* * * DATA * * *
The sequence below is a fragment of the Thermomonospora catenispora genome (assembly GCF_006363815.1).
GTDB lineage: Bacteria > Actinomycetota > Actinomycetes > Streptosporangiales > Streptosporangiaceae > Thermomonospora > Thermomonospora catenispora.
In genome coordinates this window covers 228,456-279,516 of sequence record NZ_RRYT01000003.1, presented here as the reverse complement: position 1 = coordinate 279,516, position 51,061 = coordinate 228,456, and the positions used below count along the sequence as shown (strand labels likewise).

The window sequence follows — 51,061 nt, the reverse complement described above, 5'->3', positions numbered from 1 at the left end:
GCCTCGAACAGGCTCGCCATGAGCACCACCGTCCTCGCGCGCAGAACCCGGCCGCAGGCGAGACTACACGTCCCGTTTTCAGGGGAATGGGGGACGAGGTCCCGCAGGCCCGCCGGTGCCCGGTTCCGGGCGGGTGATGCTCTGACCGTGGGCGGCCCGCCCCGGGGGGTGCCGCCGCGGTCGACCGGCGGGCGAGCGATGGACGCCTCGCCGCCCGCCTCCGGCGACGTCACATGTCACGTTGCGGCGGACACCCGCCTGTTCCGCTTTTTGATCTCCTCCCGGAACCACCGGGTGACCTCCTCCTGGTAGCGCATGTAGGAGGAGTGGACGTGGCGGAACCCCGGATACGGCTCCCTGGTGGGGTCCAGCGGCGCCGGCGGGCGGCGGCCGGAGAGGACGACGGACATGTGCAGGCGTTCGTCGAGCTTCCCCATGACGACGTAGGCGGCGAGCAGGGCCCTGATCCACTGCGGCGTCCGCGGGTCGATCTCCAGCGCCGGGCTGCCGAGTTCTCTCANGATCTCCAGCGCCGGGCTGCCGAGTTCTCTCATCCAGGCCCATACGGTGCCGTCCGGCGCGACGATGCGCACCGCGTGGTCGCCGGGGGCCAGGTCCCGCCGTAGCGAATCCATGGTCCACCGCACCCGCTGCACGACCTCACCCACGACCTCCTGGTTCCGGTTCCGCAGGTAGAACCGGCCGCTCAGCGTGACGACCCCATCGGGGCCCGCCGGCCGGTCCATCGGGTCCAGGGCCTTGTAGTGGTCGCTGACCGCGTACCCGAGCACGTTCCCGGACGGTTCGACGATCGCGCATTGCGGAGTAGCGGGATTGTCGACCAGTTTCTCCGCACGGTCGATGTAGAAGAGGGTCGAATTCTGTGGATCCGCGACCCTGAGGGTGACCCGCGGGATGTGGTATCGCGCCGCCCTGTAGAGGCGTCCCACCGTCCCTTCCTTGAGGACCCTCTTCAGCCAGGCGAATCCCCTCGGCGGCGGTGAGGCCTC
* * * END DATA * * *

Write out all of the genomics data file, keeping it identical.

The sequence below is a fragment of the Thermomonospora catenispora genome (assembly GCF_006363815.1).
GTDB lineage: Bacteria > Actinomycetota > Actinomycetes > Streptosporangiales > Streptosporangiaceae > Thermomonospora > Thermomonospora catenispora.
In genome coordinates this window covers 228,456-279,516 of sequence record NZ_RRYT01000003.1, presented here as the reverse complement: position 1 = coordinate 279,516, position 51,061 = coordinate 228,456, and the positions used below count along the sequence as shown (strand labels likewise).

The window sequence follows — 51,061 nt, the reverse complement described above, 5'->3', positions numbered from 1 at the left end:
GCCTCGAACAGGCTCGCCATGAGCACCACCGTCCTCGCGCGCAGAACCCGGCCGCAGGCGAGACTACACGTCCCGTTTTCAGGGGAATGGGGGACGAGGTCCCGCAGGCCCGCCGGTGCCCGGTTCCGGGCGGGTGATGCTCTGACCGTGGGCGGCCCGCCCCGGGGGGTGCCGCCGCGGTCGACCGGCGGGCGAGCGATGGACGCCTCGCCGCCCGCCTCCGGCGACGTCACATGTCACGTTGCGGCGGACACCCGCCTGTTCCGCTTTTTGATCTCCTCCCGGAACCACCGGGTGACCTCCTCCTGGTAGCGCATGTAGGAGGAGTGGACGTGGCGGAACCCCGGATACGGCTCCCTGGTGGGGTCCAGCGGCGCCGGCGGGCGGCGGCCGGAGAGGACGACGGACATGTGCAGGCGTTCGTCGAGCTTCCCCATGACGACGTAGGCGGCGAGCAGGGCCCTGATCCACTGCGGCGTCCGCGGGTCGATCTCCAGCGCCGGGCTGCCGAGTTCTCTCANGATCTCCAGCGCCGGGCTGCCGAGTTCTCTCATCCAGGCCCATACGGTGCCGTCCGGCGCGACGATGCGCACCGCGTGGTCGCCGGGGGCCAGGTCCCGCCGTAGCGAATCCATGGTCCACCGCACCCGCTGCACGACCTCACCCACGACCTCCTGGTTCCGGTTCCGCAGGTAGAACCGGCCGCTCAGCGTGACGACCCCATCGGGGCCCGCCGGCCGGTCCATCGGGTCCAGGGCCTTGTAGTGGTCGCTGACCGCGTACCCGAGCACGTTCCCGGACGGTTCGACGATCGCGCATTGCGGAGTAGCGGGATTGTCGACCAGTTTCTCCGCACGGTCGATGTAGAAGAGGGTCGAATTCTGTGGATCCGCGACCCTGAGGGTGACCCGCGGGATGTGGTATCGCGCCGCCCTGTAGAGGCGTCCCACCGTCCCTTCCTTGAGGACCCTCTTCAGCCAGGCGAATCCCCTCGGCGGCGGTGAGGCCTC